River Journal - Page Five
Tuesday, July 24, 1956—Curses, my camera is gummed up—no pictures thus far.
Looie heads up the small canyon to do some mapping. Russ goes up adjacent Cross Canyon for the same purpose. Frank and Hank hike upstream to map. Some luck these guys have: the axis of the Meander Anticline follows the course of the Colorado River, which marks the boundary of Frank’s and Looie’s areas. Faulting parallel to the anticlinal axis can prevent any undesirable features from creeping across the river into either area. What a break for scientific interpretation.
Dick replaces the patch on the Robert E. Lee bumper guard while I load up canteens from the "spring". The spring is actually river water, filtered through sand, and seeping down from upstream.
I straighten things up around camp then retire to the shade of a cottonwood tree.
Everyone is back in camp before noon. Looie found a black, 7-man neoprene boat like the rascal we used on last year’s Grand Canyon trip. I get mixed up on history and paint Monitor instead of Merrimac on the little beast, much to the amusement of the others.
We load the boats and they shove off to a vantage point observing the Class 2 rapid below Cross Canyon. Upon receiving a signal Looie and I paddle the Monitor with boards to the middle of the rapid. We try to upset the boat for the photographers. We grab the starboard safety line and fall to port. In the water we go, but the Monitor won’t flip—so we are foiled.
Mile 207 rapid is a bare riffle.
Russ and Frank have been doing a lot of stop and go mapping today. We pick a camp on the left bank at the upper end of the Mile Long Rapid. From here I can see ½ mile upstream to the site of the first camp Dave Arnold and I pitched in Cataract Canyon, 10/27/52.
Tomorrow will be our toughest day on the river. The talus walls make for poor camping, and the roughest section of the river is here. To make tomorrow easier I decide to scout out the Mile Long Rapid today. Looie comes along.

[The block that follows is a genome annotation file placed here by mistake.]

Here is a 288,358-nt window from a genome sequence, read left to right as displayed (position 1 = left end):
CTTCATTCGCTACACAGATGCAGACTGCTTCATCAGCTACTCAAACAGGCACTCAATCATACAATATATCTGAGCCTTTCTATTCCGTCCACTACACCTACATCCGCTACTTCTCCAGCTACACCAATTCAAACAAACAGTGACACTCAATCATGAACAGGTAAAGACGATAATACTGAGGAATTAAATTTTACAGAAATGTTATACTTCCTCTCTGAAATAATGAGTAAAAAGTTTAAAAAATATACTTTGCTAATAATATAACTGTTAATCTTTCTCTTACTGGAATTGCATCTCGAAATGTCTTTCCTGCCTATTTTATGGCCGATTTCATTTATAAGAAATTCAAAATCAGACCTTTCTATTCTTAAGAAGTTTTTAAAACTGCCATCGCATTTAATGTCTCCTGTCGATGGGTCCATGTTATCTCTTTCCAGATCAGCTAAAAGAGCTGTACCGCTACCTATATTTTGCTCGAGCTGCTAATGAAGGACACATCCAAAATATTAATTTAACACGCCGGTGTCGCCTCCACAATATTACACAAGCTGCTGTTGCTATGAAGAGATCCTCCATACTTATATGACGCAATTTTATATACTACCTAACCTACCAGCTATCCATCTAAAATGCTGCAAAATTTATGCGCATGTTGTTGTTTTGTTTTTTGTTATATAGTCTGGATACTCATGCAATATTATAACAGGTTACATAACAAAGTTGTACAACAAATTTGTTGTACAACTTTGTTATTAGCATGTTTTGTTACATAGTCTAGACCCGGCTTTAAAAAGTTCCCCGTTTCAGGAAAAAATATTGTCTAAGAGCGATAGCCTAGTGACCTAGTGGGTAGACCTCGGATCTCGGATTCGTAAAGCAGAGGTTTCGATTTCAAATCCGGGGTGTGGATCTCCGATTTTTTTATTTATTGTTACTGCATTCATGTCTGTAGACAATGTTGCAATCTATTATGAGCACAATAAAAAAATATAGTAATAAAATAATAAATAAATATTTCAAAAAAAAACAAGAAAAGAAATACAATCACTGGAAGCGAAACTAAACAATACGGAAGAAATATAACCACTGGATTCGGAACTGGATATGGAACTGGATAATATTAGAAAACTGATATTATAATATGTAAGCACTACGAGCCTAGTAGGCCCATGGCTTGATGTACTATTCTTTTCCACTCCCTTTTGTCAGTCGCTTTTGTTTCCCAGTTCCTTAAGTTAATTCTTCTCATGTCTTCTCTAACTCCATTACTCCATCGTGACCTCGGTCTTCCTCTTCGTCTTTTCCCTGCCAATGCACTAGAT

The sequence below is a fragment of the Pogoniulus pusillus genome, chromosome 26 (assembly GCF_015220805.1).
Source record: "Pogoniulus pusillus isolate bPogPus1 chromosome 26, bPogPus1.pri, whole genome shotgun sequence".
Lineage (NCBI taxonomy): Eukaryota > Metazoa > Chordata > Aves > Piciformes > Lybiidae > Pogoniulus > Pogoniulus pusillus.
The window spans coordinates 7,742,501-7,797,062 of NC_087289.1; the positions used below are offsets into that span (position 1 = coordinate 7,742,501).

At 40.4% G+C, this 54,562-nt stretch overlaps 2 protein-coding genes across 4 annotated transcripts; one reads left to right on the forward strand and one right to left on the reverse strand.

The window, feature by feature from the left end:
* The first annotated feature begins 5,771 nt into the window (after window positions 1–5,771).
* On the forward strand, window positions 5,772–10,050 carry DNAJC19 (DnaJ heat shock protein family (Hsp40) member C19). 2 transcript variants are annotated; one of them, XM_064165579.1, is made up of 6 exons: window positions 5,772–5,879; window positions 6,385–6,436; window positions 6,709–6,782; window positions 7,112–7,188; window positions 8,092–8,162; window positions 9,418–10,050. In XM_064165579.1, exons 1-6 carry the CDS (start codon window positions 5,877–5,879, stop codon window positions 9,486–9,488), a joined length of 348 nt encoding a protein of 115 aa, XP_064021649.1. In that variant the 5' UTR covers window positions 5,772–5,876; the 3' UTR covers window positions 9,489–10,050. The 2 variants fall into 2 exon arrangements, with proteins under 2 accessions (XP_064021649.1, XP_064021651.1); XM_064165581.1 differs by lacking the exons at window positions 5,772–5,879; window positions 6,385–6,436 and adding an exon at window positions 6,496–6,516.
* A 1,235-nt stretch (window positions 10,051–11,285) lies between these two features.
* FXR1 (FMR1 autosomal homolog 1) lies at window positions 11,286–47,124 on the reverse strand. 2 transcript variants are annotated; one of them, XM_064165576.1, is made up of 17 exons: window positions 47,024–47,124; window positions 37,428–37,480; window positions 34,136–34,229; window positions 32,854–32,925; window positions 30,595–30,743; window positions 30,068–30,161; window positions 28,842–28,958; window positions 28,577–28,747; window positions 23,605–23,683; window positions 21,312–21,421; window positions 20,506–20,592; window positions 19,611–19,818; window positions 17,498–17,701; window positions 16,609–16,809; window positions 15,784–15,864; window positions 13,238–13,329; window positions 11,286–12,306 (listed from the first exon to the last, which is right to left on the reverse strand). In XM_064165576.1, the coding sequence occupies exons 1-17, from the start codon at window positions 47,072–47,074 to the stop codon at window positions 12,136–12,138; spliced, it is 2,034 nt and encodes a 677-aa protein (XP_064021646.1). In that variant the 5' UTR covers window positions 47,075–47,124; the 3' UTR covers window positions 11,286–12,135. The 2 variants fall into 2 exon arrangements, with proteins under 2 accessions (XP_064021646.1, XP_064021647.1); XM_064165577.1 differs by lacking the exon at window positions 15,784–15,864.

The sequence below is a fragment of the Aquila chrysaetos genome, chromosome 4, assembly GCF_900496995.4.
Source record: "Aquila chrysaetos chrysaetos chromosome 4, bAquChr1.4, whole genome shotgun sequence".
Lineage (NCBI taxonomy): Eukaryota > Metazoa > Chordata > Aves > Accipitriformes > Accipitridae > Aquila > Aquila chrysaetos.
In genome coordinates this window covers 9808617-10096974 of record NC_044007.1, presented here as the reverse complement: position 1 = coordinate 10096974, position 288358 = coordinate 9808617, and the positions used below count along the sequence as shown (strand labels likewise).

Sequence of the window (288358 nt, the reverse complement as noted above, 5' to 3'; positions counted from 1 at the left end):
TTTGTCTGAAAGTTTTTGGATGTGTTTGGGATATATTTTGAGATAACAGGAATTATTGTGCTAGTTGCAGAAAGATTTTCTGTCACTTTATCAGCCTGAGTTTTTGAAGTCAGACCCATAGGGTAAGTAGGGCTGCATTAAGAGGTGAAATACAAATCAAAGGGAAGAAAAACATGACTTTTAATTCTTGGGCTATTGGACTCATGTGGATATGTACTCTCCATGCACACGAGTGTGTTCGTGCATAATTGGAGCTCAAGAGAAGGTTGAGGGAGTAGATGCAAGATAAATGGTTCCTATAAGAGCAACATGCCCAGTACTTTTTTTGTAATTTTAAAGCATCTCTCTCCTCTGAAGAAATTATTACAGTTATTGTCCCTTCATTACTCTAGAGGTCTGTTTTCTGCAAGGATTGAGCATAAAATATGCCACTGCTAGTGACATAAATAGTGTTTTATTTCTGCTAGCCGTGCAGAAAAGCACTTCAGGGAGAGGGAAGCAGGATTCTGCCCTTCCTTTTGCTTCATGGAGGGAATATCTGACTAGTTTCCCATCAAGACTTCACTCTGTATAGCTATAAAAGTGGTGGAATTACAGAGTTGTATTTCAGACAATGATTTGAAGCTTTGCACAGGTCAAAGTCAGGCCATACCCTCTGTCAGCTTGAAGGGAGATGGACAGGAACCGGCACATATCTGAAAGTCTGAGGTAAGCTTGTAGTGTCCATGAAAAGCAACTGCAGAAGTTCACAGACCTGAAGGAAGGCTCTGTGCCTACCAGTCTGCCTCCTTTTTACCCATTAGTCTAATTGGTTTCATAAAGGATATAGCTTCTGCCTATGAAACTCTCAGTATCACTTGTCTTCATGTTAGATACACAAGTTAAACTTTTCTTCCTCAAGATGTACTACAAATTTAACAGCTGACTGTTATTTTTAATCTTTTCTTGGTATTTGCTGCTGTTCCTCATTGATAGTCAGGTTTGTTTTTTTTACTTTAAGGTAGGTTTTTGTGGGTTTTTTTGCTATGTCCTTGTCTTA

The Mile Long Rapid is a tricky stretch of water and forms a series of eight rapids at this stage. The 1st, 3rd, 5th, and 7th are easy. The 2nd is not a dangerous rapid in itself, but catching a load of water here might make a boat uncontrollable for positioning on the 4th, 6th, and 8th. The best overall route figured is as follows:
I (Class 1)—Go down right side of tongue to get in position for II.
II (Class 4)—Miss the heavier water and hold position by sneaking down the right bank. II trails into III.
III (Class 2)—Go down the tongue and skim the right side of the small boulder in the center and at the end of the rapid. Maintain position by skimming the right side of another small boulder in the center between III and IV.
IV (Class 6)—The entire left side of the rapid forms a comb of jagged rocks out to a big boulder in the center. Most of the right side is blocked by large boulders over which water is pouring into deep holes followed by backlashes. A narrow safe route exists just to the right of the big center boulder. The target is about 10' wide. There are several nice 5- to 6-foot waves in the main channel below the rocks.
V (Class 2) This rapid has two poorly developed tongues—take the weaker left side, and stay left for VI.
VI (Class 6)—The right side of this rapid is the toughest stuff seen so far. The water plunges over two monstrous boulders into mammoth holes—an ideal place for your mother in law—water in the center isn’t much better as it piles through some jagged rocks. The only route is down the small chute on the left side.
VII (Class 2)—Follow the tongue down center, pulling left toward the end.
VIII (Class 6)—Lots of rocks and holes on the right and in the center, dangerous. There is a safe tongue on the left side, however, entry is guarded by some small rocks which might deflect a boat to the center. So, it is better to make an indirect entry by working through rocks on the extreme left.
I hit the pad early.
Last updated: February 24, 2015